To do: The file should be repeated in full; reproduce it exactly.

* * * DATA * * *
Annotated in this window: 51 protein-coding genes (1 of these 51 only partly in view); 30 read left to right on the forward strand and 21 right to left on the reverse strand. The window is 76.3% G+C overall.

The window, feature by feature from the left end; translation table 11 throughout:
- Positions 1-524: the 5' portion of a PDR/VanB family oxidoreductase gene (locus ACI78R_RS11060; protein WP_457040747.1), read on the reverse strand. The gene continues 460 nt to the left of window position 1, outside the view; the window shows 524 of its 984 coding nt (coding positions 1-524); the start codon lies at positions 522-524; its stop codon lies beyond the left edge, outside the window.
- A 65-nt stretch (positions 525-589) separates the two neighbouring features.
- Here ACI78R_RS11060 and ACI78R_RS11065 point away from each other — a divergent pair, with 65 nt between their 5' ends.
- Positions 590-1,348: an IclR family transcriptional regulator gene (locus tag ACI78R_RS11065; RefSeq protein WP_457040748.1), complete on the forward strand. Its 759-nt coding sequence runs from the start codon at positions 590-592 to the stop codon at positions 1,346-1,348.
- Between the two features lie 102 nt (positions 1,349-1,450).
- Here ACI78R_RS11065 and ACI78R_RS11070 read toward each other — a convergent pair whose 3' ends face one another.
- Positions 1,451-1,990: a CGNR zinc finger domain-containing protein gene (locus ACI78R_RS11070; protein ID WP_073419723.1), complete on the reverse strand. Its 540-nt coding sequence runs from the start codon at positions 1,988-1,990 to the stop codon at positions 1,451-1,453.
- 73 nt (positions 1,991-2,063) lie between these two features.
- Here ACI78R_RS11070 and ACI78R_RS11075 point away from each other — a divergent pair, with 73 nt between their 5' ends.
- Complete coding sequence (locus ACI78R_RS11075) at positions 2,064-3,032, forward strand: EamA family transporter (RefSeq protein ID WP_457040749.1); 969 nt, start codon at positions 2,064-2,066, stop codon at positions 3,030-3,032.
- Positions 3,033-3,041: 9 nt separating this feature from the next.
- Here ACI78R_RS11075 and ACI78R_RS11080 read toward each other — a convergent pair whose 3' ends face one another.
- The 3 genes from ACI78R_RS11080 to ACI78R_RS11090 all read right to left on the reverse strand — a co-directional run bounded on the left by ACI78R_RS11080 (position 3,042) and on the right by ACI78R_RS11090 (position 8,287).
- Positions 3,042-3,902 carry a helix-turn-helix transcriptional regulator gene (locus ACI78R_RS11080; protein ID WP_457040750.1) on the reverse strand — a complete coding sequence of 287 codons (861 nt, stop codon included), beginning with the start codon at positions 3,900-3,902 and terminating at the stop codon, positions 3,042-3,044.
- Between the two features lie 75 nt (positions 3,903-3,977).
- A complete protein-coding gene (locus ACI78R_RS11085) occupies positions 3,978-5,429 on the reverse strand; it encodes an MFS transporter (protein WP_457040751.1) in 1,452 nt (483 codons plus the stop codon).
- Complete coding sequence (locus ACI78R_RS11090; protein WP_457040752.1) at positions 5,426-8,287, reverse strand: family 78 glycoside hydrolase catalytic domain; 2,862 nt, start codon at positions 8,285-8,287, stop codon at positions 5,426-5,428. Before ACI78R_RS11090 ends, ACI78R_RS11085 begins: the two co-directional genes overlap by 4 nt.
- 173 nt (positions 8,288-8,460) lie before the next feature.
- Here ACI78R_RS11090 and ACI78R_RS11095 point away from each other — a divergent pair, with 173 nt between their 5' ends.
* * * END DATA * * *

Annotated in this window: 51 protein-coding genes (1 of these 51 only partly in view); 30 read left to right on the forward strand and 21 right to left on the reverse strand. The window is 76.3% G+C overall.

The window, feature by feature from the left end; translation table 11 throughout:
- Positions 1-524: the 5' portion of a PDR/VanB family oxidoreductase gene (locus ACI78R_RS11060; protein WP_457040747.1), read on the reverse strand. The gene continues 460 nt to the left of window position 1, outside the view; the window shows 524 of its 984 coding nt (coding positions 1-524); the start codon lies at positions 522-524; its stop codon lies beyond the left edge, outside the window.
- A 65-nt stretch (positions 525-589) separates the two neighbouring features.
- Here ACI78R_RS11060 and ACI78R_RS11065 point away from each other — a divergent pair, with 65 nt between their 5' ends.
- Positions 590-1,348: an IclR family transcriptional regulator gene (locus tag ACI78R_RS11065; RefSeq protein WP_457040748.1), complete on the forward strand. Its 759-nt coding sequence runs from the start codon at positions 590-592 to the stop codon at positions 1,346-1,348.
- Between the two features lie 102 nt (positions 1,349-1,450).
- Here ACI78R_RS11065 and ACI78R_RS11070 read toward each other — a convergent pair whose 3' ends face one another.
- Positions 1,451-1,990: a CGNR zinc finger domain-containing protein gene (locus ACI78R_RS11070; protein ID WP_073419723.1), complete on the reverse strand. Its 540-nt coding sequence runs from the start codon at positions 1,988-1,990 to the stop codon at positions 1,451-1,453.
- 73 nt (positions 1,991-2,063) lie between these two features.
- Here ACI78R_RS11070 and ACI78R_RS11075 point away from each other — a divergent pair, with 73 nt between their 5' ends.
- Complete coding sequence (locus ACI78R_RS11075) at positions 2,064-3,032, forward strand: EamA family transporter (RefSeq protein ID WP_457040749.1); 969 nt, start codon at positions 2,064-2,066, stop codon at positions 3,030-3,032.
- Positions 3,033-3,041: 9 nt separating this feature from the next.
- Here ACI78R_RS11075 and ACI78R_RS11080 read toward each other — a convergent pair whose 3' ends face one another.
- The 3 genes from ACI78R_RS11080 to ACI78R_RS11090 all read right to left on the reverse strand — a co-directional run bounded on the left by ACI78R_RS11080 (position 3,042) and on the right by ACI78R_RS11090 (position 8,287).
- Positions 3,042-3,902 carry a helix-turn-helix transcriptional regulator gene (locus ACI78R_RS11080; protein ID WP_457040750.1) on the reverse strand — a complete coding sequence of 287 codons (861 nt, stop codon included), beginning with the start codon at positions 3,900-3,902 and terminating at the stop codon, positions 3,042-3,044.
- Between the two features lie 75 nt (positions 3,903-3,977).
- A complete protein-coding gene (locus ACI78R_RS11085) occupies positions 3,978-5,429 on the reverse strand; it encodes an MFS transporter (protein WP_457040751.1) in 1,452 nt (483 codons plus the stop codon).
- Complete coding sequence (locus ACI78R_RS11090; protein WP_457040752.1) at positions 5,426-8,287, reverse strand: family 78 glycoside hydrolase catalytic domain; 2,862 nt, start codon at positions 8,285-8,287, stop codon at positions 5,426-5,428. Before ACI78R_RS11090 ends, ACI78R_RS11085 begins: the two co-directional genes overlap by 4 nt.
- 173 nt (positions 8,288-8,460) lie before the next feature.
- Here ACI78R_RS11090 and ACI78R_RS11095 point away from each other — a divergent pair, with 173 nt between their 5' ends.